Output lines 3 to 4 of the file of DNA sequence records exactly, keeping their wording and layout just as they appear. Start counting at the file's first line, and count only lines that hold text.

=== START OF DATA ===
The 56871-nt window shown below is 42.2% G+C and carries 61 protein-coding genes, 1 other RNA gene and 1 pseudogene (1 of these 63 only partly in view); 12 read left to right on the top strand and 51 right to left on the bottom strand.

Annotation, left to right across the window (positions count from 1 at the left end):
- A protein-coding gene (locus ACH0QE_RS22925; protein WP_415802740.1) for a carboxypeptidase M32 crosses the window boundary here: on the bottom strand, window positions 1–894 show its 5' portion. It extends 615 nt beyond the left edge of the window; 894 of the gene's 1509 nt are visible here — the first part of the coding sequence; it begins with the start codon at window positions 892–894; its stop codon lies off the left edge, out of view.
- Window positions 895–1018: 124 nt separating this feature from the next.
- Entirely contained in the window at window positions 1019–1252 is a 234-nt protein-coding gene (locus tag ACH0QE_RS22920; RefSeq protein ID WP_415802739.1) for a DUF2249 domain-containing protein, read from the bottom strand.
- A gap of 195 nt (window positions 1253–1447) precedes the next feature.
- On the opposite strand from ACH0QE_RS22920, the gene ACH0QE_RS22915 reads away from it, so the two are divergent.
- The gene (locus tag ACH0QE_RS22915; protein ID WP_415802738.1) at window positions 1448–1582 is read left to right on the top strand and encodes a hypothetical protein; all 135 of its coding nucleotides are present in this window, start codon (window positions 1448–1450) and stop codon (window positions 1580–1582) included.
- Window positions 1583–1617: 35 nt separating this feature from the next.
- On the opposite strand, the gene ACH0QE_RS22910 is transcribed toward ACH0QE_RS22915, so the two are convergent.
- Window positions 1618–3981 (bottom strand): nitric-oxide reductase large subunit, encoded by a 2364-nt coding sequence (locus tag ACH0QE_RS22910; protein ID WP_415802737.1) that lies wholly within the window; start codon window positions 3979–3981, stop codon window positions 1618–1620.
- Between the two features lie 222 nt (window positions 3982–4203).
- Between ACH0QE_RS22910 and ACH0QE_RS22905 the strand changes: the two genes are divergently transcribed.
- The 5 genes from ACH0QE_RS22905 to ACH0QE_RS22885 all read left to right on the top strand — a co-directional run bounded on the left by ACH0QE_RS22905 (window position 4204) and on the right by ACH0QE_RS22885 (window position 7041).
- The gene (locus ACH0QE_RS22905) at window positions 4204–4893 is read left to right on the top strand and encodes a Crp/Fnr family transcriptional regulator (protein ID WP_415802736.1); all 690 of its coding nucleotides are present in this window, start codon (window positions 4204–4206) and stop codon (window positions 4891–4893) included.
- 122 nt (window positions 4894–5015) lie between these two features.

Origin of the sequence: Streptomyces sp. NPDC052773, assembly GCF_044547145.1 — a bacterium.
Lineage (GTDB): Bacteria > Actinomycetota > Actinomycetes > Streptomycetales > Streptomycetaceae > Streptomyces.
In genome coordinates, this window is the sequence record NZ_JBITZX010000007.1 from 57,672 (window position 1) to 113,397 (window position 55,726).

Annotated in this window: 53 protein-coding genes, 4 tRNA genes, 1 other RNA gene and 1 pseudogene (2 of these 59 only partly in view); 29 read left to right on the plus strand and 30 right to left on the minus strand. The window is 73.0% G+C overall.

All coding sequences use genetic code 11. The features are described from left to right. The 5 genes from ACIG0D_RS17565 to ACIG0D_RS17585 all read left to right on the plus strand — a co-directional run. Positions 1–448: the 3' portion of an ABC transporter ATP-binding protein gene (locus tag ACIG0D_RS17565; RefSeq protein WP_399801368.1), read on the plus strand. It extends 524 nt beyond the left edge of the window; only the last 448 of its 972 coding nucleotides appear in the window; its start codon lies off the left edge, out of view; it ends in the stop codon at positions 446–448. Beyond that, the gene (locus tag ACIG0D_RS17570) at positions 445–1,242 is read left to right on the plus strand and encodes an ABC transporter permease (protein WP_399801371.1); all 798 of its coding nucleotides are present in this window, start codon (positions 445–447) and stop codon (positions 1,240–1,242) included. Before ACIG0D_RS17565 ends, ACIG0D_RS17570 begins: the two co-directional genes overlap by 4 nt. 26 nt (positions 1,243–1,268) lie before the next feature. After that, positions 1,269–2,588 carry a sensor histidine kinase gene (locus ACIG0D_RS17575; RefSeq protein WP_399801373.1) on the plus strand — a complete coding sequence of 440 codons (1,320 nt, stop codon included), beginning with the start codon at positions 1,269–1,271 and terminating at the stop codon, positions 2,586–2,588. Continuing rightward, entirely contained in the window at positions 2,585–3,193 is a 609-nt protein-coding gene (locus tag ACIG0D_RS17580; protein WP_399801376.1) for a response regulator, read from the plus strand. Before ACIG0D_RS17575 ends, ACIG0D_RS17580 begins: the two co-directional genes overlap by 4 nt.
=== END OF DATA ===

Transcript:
- A protein-coding gene (locus ACH0QE_RS22925; protein WP_415802740.1) for a carboxypeptidase M32 crosses the window boundary here: on the bottom strand, window positions 1–894 show its 5' portion. It extends 615 nt beyond the left edge of the window; 894 of the gene's 1509 nt are visible here — the first part of the coding sequence; it begins with the start codon at window positions 892–894; its stop codon lies off the left edge, out of view.
- Window positions 895–1018: 124 nt separating this feature from the next.